So I own a Samsung RV520 for 2 years now and 3 months ago my AC adapter stopped working and had to replaced. I went to the closest computer service and they gave me an universal AC adapter. Now, the new AC adapter worked like a charm... for 2 weeks.

It was just an average work day and I plugged in my AC adapter and started working. After 2 hours I smelt something funny I didn't know what it was, I ignored it and went back home.

The next day I smelt it again and I found out that the plug from the adapter was smoking and really hot. I disconnected it and found that the tip (yellow plastic ring) completely melted INSIDE my laptop.

Eversince I plug it in, it would start smoking the very second I connected it. So obviously I need a replacement.

Just found out that my laptop old ac adapter used 60 watt and this one 90 watt, even though the guys at the service said it was fine...

Is there any way to prevent this?

  • Yes; Use a proper adapter but clearly the connector on the laptop is damaged and will require repair. – Ramhound Mar 14 '14 at 10:16

you used an adapter which gave half again as much power as your laptop likely can handle. As you noticed yourself, your connector has been fried.

however, it's is possible that some internal components of your laptop and/or battery have been damaged as well. If this is the case, you likely need to replace it or at least turn it in for repair. Because you used unsupported peripherals, it's likely that your warranty won't cover this (if your warranty was still valid to begin with)

I don't think it's possible to prevent something which already happened.

What you should do now first is get a backup of the essential data on the laptop. You don't know if the internal components are fine, so it might fail at any moment. Then you need to turn in your laptop for repair. Your connector needs replacement and any further use will reduce the lifespan of the rest of the device.

and of course, you need a new AC adapter.

  • Sure its possible to avoid something like this in the future, use the proper adapter, but as you point not much you can do currently until its repaired. – Ramhound Mar 14 '14 at 10:48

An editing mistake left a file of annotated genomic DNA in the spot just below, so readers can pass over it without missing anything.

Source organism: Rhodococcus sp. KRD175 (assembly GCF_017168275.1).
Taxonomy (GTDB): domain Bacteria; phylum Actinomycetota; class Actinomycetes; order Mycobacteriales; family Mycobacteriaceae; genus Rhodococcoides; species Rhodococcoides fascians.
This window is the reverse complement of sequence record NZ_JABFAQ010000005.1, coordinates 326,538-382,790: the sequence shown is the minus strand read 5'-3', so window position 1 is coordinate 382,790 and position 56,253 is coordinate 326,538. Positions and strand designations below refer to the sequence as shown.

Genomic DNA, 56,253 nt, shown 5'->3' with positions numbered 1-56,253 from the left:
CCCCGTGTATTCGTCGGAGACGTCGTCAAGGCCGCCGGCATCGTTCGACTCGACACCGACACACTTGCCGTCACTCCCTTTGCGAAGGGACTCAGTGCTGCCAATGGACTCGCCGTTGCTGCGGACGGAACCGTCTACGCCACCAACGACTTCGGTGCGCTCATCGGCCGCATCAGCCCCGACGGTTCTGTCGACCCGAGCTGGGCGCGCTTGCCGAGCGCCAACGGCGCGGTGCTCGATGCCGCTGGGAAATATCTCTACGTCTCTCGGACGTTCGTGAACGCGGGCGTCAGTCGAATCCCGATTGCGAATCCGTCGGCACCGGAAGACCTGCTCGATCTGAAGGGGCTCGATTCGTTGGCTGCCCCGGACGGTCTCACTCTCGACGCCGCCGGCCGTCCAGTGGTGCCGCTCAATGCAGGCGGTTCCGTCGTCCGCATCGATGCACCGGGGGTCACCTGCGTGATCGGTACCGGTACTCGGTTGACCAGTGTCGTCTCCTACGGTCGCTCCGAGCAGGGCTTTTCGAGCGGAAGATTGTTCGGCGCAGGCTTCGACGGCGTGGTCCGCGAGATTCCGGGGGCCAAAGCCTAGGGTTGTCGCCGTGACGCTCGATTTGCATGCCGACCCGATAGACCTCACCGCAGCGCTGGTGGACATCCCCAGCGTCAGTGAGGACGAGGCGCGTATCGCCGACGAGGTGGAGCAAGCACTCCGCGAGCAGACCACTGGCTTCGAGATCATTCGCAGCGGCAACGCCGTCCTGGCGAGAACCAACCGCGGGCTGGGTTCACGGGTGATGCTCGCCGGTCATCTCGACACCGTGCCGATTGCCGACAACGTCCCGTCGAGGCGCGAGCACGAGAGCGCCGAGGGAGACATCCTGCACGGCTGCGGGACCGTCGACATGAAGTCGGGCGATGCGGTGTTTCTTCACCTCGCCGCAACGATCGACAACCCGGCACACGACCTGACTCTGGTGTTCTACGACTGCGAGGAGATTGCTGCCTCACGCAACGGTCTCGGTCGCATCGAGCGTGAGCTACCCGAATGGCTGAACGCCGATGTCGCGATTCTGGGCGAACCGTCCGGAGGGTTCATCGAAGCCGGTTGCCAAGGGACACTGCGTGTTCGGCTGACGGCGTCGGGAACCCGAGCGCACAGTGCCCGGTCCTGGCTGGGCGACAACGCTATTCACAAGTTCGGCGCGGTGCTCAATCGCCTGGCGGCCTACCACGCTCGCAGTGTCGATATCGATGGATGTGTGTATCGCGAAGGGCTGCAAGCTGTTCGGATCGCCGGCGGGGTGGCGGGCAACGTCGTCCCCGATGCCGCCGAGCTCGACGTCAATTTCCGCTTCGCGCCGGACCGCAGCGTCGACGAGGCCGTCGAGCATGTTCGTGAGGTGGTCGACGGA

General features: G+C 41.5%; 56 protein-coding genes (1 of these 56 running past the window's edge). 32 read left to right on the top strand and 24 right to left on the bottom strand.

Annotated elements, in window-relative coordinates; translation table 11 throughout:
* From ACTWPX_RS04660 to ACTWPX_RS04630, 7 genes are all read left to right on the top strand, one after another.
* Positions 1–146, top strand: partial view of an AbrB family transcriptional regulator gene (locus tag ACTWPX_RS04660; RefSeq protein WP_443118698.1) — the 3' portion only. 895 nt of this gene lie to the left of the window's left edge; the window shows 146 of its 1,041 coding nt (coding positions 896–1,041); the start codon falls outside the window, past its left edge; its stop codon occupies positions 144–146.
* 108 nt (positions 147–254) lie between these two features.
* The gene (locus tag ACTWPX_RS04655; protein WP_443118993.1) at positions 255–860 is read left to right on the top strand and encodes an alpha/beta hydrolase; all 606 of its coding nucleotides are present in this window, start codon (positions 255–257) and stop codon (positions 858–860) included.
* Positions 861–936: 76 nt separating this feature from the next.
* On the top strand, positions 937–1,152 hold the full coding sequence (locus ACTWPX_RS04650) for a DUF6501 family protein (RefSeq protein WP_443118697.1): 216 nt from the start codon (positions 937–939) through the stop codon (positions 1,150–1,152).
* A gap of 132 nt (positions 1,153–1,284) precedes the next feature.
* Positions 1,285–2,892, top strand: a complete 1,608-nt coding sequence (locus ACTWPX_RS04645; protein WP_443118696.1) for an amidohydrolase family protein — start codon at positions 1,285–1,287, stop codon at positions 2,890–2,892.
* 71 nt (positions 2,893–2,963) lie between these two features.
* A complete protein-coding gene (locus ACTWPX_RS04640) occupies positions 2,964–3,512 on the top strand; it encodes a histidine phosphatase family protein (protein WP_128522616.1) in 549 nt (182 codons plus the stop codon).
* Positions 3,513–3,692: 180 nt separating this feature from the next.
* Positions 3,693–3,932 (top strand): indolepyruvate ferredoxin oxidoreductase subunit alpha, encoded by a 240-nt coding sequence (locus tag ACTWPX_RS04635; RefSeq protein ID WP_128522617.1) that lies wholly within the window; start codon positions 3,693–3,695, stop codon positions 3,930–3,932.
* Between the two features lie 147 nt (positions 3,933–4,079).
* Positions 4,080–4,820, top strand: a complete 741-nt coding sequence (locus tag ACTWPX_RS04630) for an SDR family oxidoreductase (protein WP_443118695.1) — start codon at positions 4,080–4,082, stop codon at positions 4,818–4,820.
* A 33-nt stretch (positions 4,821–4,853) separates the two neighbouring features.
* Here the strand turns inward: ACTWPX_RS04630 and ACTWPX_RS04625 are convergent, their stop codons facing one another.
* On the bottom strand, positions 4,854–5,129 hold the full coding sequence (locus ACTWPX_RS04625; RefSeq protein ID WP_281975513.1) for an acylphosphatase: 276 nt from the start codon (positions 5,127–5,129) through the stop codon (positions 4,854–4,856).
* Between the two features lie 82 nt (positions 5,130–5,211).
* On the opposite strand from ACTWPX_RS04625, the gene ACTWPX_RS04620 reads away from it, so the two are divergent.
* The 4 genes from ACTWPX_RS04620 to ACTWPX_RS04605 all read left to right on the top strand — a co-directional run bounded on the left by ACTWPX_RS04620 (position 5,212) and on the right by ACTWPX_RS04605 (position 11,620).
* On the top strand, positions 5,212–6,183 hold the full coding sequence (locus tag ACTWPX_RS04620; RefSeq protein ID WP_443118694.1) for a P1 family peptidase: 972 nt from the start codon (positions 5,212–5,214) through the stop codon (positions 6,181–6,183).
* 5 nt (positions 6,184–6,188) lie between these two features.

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    A power supply doesn't "push" power. It provides. Just because it can provide more, doesn't mean the connected devices actually uses it. It's simple, really: I = U / R. The only thing that does matter is the output voltage. – Daniel B Mar 14 '14 at 12:03

In most cases like this it is not the wattage, but the quality and the connection, or possibly the voltage. It would be more rare that an adapter of an increased amperage causes this kind of problems.

There is also the high possibility that the reason the first one burned out was the battery is going out . It is like when a fuse pops on you, without determining why the fuse popped , putting in another might not be the best way.
When the first adapter burned out, I would want to know why. Power supplys can get weaker and more dirty power over time, and all of todays cheaper stuff does fail sooner and more often. So you cannot Know anything for a fact, but it might be time then to do a discovery.

I am suggesting that the device be checked out way better, specifically for the battery. Because now the power jack inlet location will at least have to be checked also, the device should be generally checked out much better . . . to prevent this.

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